Chase Strangio, Chelsea’s attorney for her ACLU case about her gender dysphoria treatment, writes about when he first met Chelsea and why it’s so important for President Obama to give her “time served,” and commute her sentence.
Transcription from Chase’s Medium post:
Dear President Obama:
Chelsea Manning is my friend and hero and I am worried she will not survive much longer.
I first met Chelsea on August 22, 2013— the day she announced to the world that she is a transgender woman named “Chelsea”. By then it had been years since she was first arrested for disclosing classified documents to the news media to expose U.S. government abuses being perpetrated around the world. She had already endured unthinkable nightmares both prior to and during her time in custody including torturous conditions of solitary confinement while detained at Quantico before the start of her trial. But despite all that she had experienced and the terror of the thirty-five year sentence before her, she was still more concerned about the well-being of those who were worried about her than her own needs.
Since that day more than three years ago, I have gotten to know Chelsea as a client, a friend and a human being. Knowing her has made me a better person, a better advocate, and a more engaged citizen of the world.
It is easy to be complacent or give in to your demons. It is easy to see injustice and remain silent. It is easy to fear violence and repress your truth. But Chelsea does not succumb to the easy, instead she fights boldly for what she believes is right and just.
Perhaps even more remarkable than her bravery and brilliance, though, is Chelsea’s capacity for care and empathy. As lawyer and journalist Glenn Greenwald wrote in his letter of support for her clemency petition:
“Whenever I have spoken with her about her prison life, she expresses nothing but compassion and understanding even for her jailers. She is devoid of the resentments and grievances which are common even among those with blessed lives, let alone those facing great deprivation. It’s difficult to believe for those who don’t know Chelsea — and even for those of us who do — but the longer she has been in prison, the more compassionate and concerned for others she has become.”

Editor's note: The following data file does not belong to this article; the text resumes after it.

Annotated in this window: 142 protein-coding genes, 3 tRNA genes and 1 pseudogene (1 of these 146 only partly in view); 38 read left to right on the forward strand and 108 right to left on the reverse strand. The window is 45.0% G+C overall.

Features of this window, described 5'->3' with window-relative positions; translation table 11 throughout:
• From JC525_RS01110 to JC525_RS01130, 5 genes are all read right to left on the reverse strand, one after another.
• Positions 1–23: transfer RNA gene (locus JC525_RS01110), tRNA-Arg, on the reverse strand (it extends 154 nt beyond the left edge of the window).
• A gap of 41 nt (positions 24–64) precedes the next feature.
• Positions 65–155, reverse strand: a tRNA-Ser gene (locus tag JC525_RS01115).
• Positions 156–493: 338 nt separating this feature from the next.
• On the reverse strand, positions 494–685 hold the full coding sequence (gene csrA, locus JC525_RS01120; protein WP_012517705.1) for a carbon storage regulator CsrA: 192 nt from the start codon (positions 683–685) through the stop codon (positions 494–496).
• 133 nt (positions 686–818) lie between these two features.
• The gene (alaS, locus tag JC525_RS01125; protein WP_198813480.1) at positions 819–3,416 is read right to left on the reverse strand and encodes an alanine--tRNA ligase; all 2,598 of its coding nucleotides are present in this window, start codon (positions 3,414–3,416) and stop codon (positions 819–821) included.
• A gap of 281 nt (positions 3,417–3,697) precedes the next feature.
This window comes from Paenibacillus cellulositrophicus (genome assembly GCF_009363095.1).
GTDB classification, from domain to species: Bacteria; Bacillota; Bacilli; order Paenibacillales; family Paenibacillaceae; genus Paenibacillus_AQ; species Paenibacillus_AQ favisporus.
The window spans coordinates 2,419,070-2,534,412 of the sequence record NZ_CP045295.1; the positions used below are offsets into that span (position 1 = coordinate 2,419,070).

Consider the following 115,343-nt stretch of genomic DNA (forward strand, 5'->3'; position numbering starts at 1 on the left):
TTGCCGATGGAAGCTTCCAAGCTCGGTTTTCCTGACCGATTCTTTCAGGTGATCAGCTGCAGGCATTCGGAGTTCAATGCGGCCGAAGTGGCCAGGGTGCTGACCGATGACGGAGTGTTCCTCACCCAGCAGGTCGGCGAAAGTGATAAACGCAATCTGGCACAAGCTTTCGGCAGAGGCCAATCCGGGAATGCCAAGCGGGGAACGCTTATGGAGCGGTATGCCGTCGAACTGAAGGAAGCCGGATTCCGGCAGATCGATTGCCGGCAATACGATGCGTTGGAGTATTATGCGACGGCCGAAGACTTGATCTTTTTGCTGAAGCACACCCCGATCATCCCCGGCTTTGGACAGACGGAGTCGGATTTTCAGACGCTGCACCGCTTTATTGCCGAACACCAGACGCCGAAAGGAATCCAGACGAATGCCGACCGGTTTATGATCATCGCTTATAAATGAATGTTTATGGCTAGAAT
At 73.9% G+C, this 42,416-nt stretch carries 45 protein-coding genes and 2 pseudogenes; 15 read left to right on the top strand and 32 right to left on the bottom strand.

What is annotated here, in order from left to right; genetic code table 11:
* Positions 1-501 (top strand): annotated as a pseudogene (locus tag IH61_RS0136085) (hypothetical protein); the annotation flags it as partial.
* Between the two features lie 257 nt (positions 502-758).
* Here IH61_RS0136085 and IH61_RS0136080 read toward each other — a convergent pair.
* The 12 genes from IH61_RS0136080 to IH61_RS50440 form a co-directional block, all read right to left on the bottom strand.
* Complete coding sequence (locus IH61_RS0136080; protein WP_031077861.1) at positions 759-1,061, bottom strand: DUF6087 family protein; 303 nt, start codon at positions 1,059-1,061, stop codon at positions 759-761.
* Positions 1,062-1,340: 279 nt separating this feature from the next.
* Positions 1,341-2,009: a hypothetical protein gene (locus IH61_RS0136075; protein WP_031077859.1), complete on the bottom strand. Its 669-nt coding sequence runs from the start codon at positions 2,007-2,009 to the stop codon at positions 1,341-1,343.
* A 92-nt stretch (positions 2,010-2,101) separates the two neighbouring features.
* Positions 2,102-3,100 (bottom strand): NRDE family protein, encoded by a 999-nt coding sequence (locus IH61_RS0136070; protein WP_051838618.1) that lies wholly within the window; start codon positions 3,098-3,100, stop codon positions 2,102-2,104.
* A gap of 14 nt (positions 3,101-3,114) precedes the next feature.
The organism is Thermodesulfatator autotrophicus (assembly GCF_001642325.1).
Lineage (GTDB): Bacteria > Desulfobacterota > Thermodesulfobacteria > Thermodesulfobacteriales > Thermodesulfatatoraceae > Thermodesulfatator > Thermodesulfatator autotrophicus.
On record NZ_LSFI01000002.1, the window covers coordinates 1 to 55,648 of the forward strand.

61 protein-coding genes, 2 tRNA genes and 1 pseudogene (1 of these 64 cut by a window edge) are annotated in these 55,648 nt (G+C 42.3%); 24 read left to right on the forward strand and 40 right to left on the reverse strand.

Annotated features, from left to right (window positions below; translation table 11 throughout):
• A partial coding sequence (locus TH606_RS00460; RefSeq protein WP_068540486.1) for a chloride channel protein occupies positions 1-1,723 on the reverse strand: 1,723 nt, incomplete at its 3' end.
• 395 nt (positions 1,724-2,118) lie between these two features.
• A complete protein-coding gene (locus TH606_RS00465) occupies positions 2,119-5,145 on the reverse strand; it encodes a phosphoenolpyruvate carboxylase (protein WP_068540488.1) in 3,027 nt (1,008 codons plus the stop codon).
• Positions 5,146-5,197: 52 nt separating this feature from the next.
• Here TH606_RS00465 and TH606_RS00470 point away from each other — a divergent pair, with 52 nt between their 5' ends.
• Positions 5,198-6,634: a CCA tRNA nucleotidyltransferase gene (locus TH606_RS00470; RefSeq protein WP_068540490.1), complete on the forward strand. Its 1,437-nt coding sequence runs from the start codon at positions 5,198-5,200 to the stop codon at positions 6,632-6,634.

She is a gift to the world and we are at risk of losing her way too soon.
After six and a half years in custody — already the longest prison term served by a whistleblower in the history of the United States — Chelsea has applied to you for clemency. She is asking only for time served and a first chance, as she explains in her application, “to live my life outside the USDB as the person I was born to be.”
This request comes at the peak of Chelsea’s escalating trauma and despair and on the eve of a new Administration’s rise to power. Her life is in your hands.
In the past six months, Chelsea has attempted to end her life twice and been punished for those attempts. Last year she was punished for possessing reading materials like Caitlyn Jenner’s cover issue of Vanity Fair and an allegedly-expired tube of toothpaste. All this after the pain of serving in the Army for years under both Don’t Ask, Don’t Tell and the ban on open transgender service. After 11 months in solitary confinement at Quantico. After a childhood of abuse, homelessness, and poverty.
On top of that, with almost three decades left of her sentence, she lives day in and day out with the perpetual reminder that the government is invested in stripping away the core of who she is — a woman. If you do not act to free her now, she may never be free to live the truth that she for so long was forced to repress.
Your Justice Department has stood boldly for transgender people and for that I am grateful. On May 9, 2016, Attorney General Lynch and Assistant Attorney General Vanita Gupta spoke directly to our community and in defense not just of our rights but of our dignity as human beings. AAG Gupta poignantly proclaimed the simple truth that “Transgender men are men — they live, work and study as men. Transgender women are women — they live, work and study as women.” But Chelsea Manning, a woman, has been held in a men’s facility since her arrest in 2010 and your same Justice Department has been fighting to deny her the basic dignity of being treated as the woman that she is while incarcerated. Why does she lose her womanhood? And how can we expect her to survive in the face of such unrelenting violence and erasure?
This Sunday, November 20, Transgender Day of Remembrance (TDOR), I will travel to the Disciplinary Barracks at Fort Leavenworth, to visit with Chelsea and give her my love and support. My greatest fear is that next TDOR or one in the coming years, we will be mourning Chelsea’s death.
I will never stop fighting for Chelsea and my transgender siblings. When I talk to my four year-old about justice, we talk about what it means that Chelsea is locked away and unable to see, touch and share time with her friends and family. We speak about her bravery. She is a hero to my family and to so many people around the world.
Six and a half years is enough. She is in pain. She is afraid.
Please commute her sentence.
Very truly yours,
SIGN THE PETITION: FREE CHELSEA NOW.